Here are 10 major consumer themes that were on display over the past few months:
Relentless expansion of the holiday season. Despite gripes about “Christmas creep,” holiday displays and promotions were launched earlier than ever this year. Kmart started airing its first holiday commercial in early September, and many other retailers rolled out holiday promotions before summer was officially over. The reason stores are pushing Christmas earlier and earlier is quite simple: The competition for sales is fierce, and retailers want to beat their rivals to the punch to get those consumer dollars first. Retailers wanted to get the final holiday shopping dollars spent by consumers as well, and they employed 100+ consecutive hour shopping marathons to woo insomniacs and other harried customers interested in completing their gift-buying lists in the middle of the night.
“Black Friday” up, Black Friday down. Heading into the holiday season, analysts stressed that the importance of traditional, in-person Black Friday shopping was on the decline, and perhaps even facing extinction. Sure enough, most declared Black Friday a flop, with the weekend experiencing the first year-over-year spending decline since 2009. Even so, retailers continued to rely on the term “Black Friday,” applying it to sales that surfaced a week or more before Black Friday. And of course, tons of retailers launched their official Black Friday sales on Thanksgiving Day, rather than bothering to wait for Friday. All of which factored in to a fairly calm Black Friday 2013, when shoppers enjoyed a little extra elbow room, yet when stores wished for larger, more spend-happy crowds.
No true “it” toy. Despite the proliferation of “hot” holiday toy lists, no single toy emerged as a must-have gift for kids. Among the reasons this was so: Increasingly, kids want electronics rather than traditional toys.
Speaking of electronics—let’s hope you bought early. Over the years, many shopping experts have questioned the wisdom of purchasing on Black Friday or Cyber Monday. In many cases, the arguments (and much data) claim, the best prices for hot gift items aren’t to be had on these big shopping days. Adding fuel to the argument is a study by Adgooroo, which shows that the average asking prices for many hot gadgets were significantly cheaper in early November than they were on Black Friday or Cyber Monday. Apple‘s iPad Mini, for instance, was being advertised for an average of $284 around November 7, compared to $302 on Black Friday and $340 on Cyber Monday.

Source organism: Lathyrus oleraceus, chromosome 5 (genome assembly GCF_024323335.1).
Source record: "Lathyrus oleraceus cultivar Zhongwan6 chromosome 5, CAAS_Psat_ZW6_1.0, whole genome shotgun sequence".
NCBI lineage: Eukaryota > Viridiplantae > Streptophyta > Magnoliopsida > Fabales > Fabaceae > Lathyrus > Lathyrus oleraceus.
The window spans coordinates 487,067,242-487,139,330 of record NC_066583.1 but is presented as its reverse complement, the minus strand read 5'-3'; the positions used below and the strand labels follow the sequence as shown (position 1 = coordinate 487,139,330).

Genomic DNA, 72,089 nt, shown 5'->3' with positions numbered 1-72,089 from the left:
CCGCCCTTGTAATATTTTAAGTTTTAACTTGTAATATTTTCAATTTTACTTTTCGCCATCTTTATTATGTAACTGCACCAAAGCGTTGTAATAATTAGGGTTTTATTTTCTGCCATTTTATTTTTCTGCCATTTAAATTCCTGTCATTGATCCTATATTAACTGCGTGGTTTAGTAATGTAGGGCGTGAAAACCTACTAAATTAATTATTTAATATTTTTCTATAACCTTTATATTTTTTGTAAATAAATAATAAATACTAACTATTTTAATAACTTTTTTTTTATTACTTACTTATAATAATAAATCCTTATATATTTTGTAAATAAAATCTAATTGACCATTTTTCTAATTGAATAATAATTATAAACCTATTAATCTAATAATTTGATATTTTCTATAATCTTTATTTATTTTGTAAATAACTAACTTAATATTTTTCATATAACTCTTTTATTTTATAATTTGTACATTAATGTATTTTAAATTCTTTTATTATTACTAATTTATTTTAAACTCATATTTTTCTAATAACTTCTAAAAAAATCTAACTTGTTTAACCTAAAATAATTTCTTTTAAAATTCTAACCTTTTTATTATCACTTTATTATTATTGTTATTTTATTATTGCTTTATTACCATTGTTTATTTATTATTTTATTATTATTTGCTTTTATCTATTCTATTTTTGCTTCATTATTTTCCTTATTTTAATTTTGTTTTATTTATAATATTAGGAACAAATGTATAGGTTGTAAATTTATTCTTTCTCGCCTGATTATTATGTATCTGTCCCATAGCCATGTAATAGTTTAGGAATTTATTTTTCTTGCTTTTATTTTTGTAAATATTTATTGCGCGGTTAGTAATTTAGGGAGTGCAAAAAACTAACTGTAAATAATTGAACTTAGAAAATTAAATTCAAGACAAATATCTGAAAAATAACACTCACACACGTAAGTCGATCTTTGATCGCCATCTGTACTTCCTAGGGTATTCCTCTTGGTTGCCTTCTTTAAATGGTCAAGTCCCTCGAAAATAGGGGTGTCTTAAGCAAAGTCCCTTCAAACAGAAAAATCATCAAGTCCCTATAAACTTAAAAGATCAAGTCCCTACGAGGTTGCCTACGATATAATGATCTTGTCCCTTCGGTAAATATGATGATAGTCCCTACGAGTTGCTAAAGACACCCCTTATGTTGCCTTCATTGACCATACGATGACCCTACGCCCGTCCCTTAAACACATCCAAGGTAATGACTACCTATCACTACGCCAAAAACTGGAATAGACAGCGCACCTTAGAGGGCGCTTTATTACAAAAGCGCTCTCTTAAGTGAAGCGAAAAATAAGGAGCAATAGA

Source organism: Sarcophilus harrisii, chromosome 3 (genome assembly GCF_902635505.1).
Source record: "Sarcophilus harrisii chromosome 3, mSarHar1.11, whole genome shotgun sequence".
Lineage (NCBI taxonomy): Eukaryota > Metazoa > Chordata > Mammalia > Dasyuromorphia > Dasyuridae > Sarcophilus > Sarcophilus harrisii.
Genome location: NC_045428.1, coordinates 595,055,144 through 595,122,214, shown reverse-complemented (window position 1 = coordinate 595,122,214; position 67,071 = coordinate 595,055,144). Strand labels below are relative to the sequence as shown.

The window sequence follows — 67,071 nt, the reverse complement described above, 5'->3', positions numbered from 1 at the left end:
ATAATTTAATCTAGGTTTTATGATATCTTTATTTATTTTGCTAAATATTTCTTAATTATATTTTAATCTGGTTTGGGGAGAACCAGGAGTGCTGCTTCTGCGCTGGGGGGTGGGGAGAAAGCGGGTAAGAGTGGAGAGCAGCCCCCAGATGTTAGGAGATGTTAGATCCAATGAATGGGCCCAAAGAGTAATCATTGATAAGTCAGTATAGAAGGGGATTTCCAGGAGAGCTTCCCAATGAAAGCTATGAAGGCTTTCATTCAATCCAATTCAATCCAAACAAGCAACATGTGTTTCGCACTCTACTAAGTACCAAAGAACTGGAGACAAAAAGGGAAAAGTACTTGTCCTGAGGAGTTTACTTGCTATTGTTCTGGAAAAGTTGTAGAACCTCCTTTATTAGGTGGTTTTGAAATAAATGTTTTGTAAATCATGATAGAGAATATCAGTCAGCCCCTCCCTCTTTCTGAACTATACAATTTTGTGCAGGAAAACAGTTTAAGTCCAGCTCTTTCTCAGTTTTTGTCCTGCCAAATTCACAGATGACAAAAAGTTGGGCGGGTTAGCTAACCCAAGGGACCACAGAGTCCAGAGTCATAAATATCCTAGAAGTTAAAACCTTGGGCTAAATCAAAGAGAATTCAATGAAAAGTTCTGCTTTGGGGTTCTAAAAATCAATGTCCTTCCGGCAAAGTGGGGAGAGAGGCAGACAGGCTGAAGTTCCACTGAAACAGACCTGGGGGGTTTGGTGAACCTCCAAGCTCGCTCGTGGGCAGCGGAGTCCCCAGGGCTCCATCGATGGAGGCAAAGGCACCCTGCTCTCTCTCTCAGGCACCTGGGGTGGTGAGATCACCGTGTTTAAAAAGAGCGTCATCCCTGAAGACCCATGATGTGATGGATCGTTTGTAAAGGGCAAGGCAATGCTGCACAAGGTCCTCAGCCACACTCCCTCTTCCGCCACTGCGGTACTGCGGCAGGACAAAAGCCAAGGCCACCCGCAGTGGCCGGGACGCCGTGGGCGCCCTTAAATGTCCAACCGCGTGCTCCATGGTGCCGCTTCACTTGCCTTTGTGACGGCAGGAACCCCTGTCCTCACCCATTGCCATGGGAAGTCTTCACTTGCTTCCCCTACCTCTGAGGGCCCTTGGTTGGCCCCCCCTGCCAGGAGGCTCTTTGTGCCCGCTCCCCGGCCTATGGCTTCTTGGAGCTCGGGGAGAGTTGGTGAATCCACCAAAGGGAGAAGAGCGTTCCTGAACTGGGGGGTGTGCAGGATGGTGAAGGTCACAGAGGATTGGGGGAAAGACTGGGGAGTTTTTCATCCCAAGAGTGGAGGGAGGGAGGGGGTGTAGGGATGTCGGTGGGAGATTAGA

Price-matching: better for retailers than shoppers. The expansion of price-matching policies by Target, Best Buy, Toys R Us, Staples, and Walmart (even on some Black Friday specials) would seem to be a terrific development for consumers. And to some degree, the existence of such policies must force competitors to keep prices somewhat in line. But due to the typically long list of exceptions for price matches, and the extra steps required to get the lower price, only a small portion (perhaps 5%) of shoppers ever bother with price matching. “Most people think of it as a waste of time,” Edgar Dworsky, founder of ConsumerWorld.org, told the Minneapolis StarTribune. “It’s just for inveterate bargain hunters.” As a result, retailers get to appear like their prices are as low as anyone’s, which encourages shoppers to make purchases without worry of a better price elsewhere, while the reality may be otherwise.